Martin Scorsese manages to replicate the wild, ostentatious lifestyle of Belfort and his team with the almost unbelievable quantities of drug and sex abuse using his own style of filmmaking. He also returns to his Goodfellas narration technique, which offers a keen eye into the greed driven lifestyle of the contemptible wealthy. This therefore works well for the film, with Belfort splitting personality based on his portrayal. It’s hard to feel empathy when things turn sour, yet you also want him to find an ulterior motive rather than leading his unhealthy lifestyle. The film is entertainingly shocking and explicit and for a three hour film, its snappy scenes and fast paced reflection on its events make it fly by as well as its black comical back bone.

DiCaprio and Hill are at their absolute best on every drug-induced front and both are involved in some extraordinary set pieces.

Perhaps not Scorsese’s best work, yet The Wolf of Wall Street is a highly exhilarating piece of film based on a quite incredible lifestyle of someone with more money than they know what to do with.

9/10 #WebbersRatings

The Secret Life of Walter Mitty – Review

The Secret Life of Walter Mitty is a charming tale directed by and starring Ben Stiller.  Exploring his unorthodox film repertoire, Stiller struggles to disguise his comedic capabilities and fails to reach the full potential of this emotionally engaging character. Nevertheless, we see an interesting story portrayed in a heartening fashion.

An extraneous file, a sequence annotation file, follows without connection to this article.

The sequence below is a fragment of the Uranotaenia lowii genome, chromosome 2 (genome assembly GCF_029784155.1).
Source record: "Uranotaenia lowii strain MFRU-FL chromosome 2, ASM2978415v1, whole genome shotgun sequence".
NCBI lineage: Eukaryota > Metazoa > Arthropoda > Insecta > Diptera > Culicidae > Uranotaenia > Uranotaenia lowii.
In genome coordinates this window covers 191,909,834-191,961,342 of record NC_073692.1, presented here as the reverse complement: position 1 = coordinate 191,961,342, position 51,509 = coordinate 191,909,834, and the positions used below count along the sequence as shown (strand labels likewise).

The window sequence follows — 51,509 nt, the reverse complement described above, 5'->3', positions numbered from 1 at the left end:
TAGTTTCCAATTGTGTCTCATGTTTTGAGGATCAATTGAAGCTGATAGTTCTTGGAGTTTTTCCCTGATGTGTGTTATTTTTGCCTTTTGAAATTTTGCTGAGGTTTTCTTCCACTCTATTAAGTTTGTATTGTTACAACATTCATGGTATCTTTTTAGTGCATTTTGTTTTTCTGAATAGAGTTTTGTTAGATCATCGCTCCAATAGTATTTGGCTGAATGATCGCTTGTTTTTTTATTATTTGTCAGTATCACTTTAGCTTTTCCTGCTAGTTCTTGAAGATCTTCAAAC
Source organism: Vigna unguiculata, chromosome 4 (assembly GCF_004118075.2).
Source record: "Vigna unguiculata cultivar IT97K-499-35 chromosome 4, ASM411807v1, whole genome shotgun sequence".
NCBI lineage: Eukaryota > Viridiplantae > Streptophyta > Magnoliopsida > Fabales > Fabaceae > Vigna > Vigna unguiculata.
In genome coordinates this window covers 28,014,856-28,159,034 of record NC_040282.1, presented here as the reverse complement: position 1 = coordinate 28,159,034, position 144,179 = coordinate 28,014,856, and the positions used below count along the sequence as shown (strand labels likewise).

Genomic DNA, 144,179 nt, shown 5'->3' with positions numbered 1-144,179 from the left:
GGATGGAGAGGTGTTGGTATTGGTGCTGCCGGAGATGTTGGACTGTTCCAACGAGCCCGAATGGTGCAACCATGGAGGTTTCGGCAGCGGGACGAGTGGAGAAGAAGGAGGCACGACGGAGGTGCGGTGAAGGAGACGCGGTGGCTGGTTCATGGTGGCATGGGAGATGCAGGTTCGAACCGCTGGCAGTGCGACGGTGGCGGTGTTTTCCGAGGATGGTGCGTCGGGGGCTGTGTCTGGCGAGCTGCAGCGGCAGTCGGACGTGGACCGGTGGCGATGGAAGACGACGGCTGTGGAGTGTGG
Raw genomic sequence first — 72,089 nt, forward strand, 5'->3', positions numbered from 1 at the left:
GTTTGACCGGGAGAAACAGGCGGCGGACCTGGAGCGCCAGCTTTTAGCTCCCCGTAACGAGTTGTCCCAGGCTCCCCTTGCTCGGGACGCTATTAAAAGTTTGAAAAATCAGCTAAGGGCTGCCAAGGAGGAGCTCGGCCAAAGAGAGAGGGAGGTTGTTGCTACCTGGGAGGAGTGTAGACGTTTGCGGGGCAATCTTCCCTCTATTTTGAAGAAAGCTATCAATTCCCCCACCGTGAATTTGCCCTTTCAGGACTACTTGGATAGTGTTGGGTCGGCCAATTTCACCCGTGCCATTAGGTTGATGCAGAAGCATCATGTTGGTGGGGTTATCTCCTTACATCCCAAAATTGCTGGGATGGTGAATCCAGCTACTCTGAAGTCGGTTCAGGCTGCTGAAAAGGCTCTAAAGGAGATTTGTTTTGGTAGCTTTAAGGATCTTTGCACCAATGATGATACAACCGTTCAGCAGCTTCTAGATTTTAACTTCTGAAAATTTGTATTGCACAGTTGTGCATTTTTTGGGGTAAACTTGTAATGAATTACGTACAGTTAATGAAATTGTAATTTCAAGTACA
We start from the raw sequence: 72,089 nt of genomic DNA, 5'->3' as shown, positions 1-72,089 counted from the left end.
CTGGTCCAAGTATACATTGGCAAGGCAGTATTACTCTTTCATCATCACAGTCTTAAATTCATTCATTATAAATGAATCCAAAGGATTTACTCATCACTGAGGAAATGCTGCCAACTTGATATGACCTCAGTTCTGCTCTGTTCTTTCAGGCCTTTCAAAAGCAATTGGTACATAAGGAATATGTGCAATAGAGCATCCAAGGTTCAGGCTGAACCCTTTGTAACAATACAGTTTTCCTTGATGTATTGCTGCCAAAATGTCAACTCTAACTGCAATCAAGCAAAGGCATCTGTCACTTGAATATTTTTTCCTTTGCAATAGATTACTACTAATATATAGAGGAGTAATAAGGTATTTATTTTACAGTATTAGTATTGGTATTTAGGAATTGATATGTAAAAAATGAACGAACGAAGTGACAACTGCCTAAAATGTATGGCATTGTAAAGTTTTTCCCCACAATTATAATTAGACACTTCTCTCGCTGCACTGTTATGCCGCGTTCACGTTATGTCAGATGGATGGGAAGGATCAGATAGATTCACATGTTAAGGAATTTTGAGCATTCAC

Walter Mitty is a man guilty of falling into lapses of daydreams in which he paints a portrait of himself as a heroic figure that he otherwise wishes to be. This affects him socially, drifting off mid conversation. Walter works at LIFE magazine – irony being he has no life. When asked by a consultant at eHarmony why his “been there, done that” section is blank, Walter simply replies, “because I haven’t been anywhere or done anything.”

But when a chain of events at work occurs, Walter’s life takes a dramatic step forward. A new firm has bought LIFE magazine and are set to release its final printed issue, causing a huge shake up at the corporation. Walter is given the task to find a specific photo for the final cover by his new boss (Adam Scott), who he immediately gets off on the wrong foot with. After misplacing the photo, Walter goes in search of previous photographer Shaun O’Connell (Sean Penn) in order to find the missing photograph. This provides to be more difficult than first anticipated for Walter and in turn takes him around the world, with an encouraging push from the girl literally of his dreams (Kristen Wiig).

Some stunning shots and sequences depict Walter’s travels and at stages he struggles to believe the transformation from fantasy to real life given the sudden introduction of excitement in his life. The film in general is well shot and offers a sweet, sensitive aspect, but if there is one disappointment, it would be Stiller’s less than spectacular performance. Having starred in similarly awkward roles such as Greenberg, Stiller is accomplished enough to produce the goods with this type of character. However, he fails to truly nail down the character, trying too hard with the comedic element when he should be tugging on our heartstrings.

Walter Mitty is, nevertheless, a heart-warming story and much of its underbelly and clever tones makes for pleasant viewing. Unfortunately it fails to engage fully on an emotional scale and therefore loses some credibility especially given the potential of such an interesting character.

7/10 #WebbersRatings